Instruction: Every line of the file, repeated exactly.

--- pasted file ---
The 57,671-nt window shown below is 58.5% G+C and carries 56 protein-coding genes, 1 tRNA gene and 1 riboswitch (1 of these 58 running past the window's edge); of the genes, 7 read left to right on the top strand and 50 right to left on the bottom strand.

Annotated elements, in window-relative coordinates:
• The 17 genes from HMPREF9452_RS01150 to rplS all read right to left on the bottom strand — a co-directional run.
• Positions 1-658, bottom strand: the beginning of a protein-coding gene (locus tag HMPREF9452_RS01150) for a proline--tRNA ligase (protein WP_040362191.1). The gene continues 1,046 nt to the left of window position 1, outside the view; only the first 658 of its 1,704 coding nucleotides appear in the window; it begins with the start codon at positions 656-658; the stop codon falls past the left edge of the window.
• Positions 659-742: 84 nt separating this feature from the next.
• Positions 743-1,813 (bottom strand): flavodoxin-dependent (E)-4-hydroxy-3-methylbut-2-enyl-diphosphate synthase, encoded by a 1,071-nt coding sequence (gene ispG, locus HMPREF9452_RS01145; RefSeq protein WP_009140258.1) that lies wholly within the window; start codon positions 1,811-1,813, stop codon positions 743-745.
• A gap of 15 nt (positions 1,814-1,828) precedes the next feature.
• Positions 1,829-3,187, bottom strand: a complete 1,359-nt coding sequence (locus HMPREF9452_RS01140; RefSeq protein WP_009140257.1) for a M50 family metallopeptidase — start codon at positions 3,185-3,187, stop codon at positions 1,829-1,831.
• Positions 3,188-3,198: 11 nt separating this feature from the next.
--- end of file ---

The 57,671-nt window shown below is 58.5% G+C and carries 56 protein-coding genes, 1 tRNA gene and 1 riboswitch (1 of these 58 running past the window's edge); of the genes, 7 read left to right on the top strand and 50 right to left on the bottom strand.

Annotated elements, in window-relative coordinates:
• The 17 genes from HMPREF9452_RS01150 to rplS all read right to left on the bottom strand — a co-directional run.
• Positions 1-658, bottom strand: the beginning of a protein-coding gene (locus tag HMPREF9452_RS01150) for a proline--tRNA ligase (protein WP_040362191.1). The gene continues 1,046 nt to the left of window position 1, outside the view; only the first 658 of its 1,704 coding nucleotides appear in the window; it begins with the start codon at positions 656-658; the stop codon falls past the left edge of the window.
• Positions 659-742: 84 nt separating this feature from the next.
• Positions 743-1,813 (bottom strand): flavodoxin-dependent (E)-4-hydroxy-3-methylbut-2-enyl-diphosphate synthase, encoded by a 1,071-nt coding sequence (gene ispG, locus HMPREF9452_RS01145; RefSeq protein WP_009140258.1) that lies wholly within the window; start codon positions 1,811-1,813, stop codon positions 743-745.
• A gap of 15 nt (positions 1,814-1,828) precedes the next feature.
• Positions 1,829-3,187, bottom strand: a complete 1,359-nt coding sequence (locus HMPREF9452_RS01140; RefSeq protein WP_009140257.1) for a M50 family metallopeptidase — start codon at positions 3,185-3,187, stop codon at positions 1,829-1,831.
• Positions 3,188-3,198: 11 nt separating this feature from the next.